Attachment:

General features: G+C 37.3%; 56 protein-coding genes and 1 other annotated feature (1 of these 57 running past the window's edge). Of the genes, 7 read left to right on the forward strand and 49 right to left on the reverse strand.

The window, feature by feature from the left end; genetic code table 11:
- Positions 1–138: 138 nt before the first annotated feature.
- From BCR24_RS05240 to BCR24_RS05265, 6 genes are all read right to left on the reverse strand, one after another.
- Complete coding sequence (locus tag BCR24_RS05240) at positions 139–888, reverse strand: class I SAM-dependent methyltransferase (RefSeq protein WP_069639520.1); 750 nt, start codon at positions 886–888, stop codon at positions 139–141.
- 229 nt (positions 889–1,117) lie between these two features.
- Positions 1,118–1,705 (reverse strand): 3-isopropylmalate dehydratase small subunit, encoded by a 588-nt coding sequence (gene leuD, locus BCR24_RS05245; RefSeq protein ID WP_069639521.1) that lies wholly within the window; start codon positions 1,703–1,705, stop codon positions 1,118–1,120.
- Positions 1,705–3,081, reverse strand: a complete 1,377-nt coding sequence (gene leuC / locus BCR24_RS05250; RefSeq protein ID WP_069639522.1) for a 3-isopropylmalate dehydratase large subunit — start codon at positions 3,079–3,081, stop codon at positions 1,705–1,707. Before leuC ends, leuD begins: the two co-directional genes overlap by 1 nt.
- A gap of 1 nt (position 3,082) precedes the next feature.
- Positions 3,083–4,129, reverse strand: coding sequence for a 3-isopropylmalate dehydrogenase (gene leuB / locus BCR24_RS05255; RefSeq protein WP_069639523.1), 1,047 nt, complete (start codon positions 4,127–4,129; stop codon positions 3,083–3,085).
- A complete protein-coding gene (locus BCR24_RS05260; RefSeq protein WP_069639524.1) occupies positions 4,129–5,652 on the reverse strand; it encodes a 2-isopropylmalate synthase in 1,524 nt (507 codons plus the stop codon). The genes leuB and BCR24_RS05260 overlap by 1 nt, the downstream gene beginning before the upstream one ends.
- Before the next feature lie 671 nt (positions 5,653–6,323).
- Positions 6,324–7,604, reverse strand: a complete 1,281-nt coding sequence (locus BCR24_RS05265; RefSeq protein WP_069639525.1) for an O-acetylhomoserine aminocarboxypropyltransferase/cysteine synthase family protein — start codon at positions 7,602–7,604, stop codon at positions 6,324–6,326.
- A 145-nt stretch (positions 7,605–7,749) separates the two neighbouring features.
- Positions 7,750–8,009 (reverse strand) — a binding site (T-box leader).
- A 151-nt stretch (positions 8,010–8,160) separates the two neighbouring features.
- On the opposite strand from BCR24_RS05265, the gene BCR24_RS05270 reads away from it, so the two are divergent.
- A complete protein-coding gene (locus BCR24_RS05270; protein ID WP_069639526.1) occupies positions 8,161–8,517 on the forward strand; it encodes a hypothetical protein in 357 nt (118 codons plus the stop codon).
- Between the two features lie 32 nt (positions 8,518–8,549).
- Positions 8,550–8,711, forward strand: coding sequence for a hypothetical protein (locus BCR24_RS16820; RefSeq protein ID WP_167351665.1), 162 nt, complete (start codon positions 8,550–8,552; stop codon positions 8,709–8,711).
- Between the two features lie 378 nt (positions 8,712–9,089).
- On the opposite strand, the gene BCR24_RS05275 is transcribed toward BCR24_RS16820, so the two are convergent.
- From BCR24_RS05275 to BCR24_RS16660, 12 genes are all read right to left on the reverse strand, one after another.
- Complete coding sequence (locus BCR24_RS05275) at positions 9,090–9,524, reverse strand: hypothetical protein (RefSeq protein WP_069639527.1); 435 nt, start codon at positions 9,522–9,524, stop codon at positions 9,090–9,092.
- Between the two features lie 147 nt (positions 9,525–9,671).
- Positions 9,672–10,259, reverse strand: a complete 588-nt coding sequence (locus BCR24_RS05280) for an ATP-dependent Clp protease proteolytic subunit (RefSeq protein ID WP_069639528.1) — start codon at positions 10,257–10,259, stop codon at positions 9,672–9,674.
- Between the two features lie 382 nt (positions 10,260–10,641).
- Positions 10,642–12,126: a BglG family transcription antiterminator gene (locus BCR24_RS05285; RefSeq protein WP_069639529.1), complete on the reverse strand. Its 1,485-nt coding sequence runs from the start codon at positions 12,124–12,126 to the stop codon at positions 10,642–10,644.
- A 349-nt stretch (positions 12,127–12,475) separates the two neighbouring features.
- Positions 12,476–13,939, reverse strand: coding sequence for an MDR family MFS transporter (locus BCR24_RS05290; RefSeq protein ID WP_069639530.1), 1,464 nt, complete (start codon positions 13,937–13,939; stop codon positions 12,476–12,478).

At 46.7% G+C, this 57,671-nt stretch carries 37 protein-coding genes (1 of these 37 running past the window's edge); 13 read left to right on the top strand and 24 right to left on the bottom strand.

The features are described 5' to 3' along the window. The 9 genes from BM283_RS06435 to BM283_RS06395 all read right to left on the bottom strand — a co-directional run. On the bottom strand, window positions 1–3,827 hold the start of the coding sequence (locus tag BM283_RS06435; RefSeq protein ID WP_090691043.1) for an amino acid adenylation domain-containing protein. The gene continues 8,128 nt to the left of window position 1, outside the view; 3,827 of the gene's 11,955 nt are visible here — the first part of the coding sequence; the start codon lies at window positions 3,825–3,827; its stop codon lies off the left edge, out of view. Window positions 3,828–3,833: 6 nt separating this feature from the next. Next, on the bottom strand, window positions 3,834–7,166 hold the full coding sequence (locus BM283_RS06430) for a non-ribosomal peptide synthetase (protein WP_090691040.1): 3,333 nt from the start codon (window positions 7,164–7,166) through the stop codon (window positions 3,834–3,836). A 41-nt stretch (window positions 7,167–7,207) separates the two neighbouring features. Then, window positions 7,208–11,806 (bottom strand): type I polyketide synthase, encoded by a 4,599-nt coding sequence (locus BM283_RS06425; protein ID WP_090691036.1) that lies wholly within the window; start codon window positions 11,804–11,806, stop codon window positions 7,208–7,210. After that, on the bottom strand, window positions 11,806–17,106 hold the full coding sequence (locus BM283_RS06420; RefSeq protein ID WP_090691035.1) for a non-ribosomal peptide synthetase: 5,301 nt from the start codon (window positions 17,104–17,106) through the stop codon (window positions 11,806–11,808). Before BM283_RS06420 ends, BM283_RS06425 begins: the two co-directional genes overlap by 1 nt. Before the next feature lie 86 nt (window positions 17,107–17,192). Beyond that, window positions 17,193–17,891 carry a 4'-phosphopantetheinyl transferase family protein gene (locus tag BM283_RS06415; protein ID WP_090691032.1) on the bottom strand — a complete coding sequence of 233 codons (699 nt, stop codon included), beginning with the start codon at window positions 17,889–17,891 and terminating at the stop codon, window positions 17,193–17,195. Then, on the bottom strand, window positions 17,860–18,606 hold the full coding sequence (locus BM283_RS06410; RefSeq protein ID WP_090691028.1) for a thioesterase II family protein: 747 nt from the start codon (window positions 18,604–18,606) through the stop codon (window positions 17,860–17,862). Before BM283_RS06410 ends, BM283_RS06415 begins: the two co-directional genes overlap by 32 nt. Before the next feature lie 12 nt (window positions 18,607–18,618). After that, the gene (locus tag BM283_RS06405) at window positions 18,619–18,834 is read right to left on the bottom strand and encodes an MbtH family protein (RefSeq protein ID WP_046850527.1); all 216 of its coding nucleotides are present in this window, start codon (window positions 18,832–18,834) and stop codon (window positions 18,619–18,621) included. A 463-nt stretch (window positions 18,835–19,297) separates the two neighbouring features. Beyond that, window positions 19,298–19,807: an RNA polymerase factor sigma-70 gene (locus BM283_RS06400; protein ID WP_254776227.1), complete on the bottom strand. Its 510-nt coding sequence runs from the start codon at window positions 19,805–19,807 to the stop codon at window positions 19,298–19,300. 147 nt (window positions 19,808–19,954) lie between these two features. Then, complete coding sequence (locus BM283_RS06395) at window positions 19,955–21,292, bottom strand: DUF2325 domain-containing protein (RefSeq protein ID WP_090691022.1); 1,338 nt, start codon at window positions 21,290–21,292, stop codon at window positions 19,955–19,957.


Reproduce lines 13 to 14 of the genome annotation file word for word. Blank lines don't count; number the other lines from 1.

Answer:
- Positions 6,324–7,604, reverse strand: a complete 1,281-nt coding sequence (locus BCR24_RS05265; RefSeq protein WP_069639525.1) for an O-acetylhomoserine aminocarboxypropyltransferase/cysteine synthase family protein — start codon at positions 7,602–7,604, stop codon at positions 6,324–6,326.
- A 145-nt stretch (positions 7,605–7,749) separates the two neighbouring features.